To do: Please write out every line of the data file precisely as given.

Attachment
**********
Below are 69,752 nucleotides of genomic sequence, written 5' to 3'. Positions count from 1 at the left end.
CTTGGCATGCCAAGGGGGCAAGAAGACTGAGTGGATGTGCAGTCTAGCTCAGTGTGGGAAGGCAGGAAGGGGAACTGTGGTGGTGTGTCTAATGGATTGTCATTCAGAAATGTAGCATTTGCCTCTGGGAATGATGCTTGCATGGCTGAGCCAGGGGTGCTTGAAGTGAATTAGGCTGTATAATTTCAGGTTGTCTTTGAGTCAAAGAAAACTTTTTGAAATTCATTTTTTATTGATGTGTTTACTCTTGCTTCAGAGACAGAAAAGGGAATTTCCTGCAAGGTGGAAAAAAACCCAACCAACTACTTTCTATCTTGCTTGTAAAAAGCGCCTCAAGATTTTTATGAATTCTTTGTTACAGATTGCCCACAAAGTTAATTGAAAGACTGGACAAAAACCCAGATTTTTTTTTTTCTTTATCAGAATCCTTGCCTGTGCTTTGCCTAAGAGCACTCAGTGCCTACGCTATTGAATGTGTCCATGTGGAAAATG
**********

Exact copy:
Below are 69,752 nucleotides of genomic sequence, written 5' to 3'. Positions count from 1 at the left end.
CTTGGCATGCCAAGGGGGCAAGAAGACTGAGTGGATGTGCAGTCTAGCTCAGTGTGGGAAGGCAGGAAGGGGAACTGTGGTGGTGTGTCTAATGGATTGTCATTCAGAAATGTAGCATTTGCCTCTGGGAATGATGCTTGCATGGCTGAGCCAGGGGTGCTTGAAGTGAATTAGGCTGTATAATTTCAGGTTGTCTTTGAGTCAAAGAAAACTTTTTGAAATTCATTTTTTATTGATGTGTTTACTCTTGCTTCAGAGACAGAAAAGGGAATTTCCTGCAAGGTGGAAAAAAACCCAACCAACTACTTTCTATCTTGCTTGTAAAAAGCGCCTCAAGATTTTTATGAATTCTTTGTTACAGATTGCCCACAAAGTTAATTGAAAGACTGGACAAAAACCCAGATTTTTTTTTTTCTTTATCAGAATCCTTGCCTGTGCTTTGCCTAAGAGCACTCAGTGCCTACGCTATTGAATGTGTCCATGTGGAAAATG